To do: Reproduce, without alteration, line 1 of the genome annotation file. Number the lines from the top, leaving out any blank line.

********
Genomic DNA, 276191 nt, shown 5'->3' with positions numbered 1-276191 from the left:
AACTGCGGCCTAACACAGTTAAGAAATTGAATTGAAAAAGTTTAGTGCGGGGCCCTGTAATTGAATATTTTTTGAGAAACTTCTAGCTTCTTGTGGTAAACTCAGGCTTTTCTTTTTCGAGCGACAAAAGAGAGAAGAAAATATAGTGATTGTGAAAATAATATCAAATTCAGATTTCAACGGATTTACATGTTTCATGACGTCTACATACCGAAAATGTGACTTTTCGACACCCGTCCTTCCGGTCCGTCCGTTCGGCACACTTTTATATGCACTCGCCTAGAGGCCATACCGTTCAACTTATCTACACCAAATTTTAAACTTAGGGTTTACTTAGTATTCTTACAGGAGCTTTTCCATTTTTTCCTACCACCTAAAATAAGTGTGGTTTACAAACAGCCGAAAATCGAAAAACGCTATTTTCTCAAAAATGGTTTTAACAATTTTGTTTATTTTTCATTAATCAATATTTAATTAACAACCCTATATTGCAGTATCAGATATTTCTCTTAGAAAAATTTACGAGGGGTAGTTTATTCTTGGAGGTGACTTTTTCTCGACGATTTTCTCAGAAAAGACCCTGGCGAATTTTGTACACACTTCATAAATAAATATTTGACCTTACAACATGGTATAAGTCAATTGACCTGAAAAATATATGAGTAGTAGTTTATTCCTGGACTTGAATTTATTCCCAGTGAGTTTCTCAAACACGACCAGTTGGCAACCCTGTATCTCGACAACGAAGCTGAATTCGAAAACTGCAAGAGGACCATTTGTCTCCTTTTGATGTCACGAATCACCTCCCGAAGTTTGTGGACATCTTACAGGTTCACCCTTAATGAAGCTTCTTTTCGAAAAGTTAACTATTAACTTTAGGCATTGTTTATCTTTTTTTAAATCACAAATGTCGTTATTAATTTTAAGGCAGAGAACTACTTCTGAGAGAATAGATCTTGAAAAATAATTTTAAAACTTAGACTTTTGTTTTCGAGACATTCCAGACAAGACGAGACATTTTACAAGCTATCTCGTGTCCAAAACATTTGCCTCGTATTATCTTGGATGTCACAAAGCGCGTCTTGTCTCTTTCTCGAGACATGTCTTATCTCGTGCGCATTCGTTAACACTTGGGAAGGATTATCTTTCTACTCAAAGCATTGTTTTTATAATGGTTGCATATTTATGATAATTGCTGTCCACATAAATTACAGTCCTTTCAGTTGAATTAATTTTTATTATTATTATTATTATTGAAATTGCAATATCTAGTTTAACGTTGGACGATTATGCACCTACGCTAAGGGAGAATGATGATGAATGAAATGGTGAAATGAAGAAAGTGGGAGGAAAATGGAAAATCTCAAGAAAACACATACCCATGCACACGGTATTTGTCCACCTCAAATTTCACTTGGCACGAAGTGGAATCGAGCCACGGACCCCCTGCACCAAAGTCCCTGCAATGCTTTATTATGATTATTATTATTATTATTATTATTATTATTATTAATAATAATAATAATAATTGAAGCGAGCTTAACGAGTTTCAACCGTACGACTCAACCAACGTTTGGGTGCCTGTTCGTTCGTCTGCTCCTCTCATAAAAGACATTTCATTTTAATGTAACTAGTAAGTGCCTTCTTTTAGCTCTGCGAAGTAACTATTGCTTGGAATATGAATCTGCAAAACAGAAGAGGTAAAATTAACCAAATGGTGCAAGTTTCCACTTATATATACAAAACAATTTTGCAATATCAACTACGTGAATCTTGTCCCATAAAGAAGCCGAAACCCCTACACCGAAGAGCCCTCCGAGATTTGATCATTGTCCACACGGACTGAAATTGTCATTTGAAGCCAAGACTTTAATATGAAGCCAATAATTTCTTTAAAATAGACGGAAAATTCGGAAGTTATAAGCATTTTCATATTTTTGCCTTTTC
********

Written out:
Genomic DNA, 276191 nt, shown 5'->3' with positions numbered 1-276191 from the left: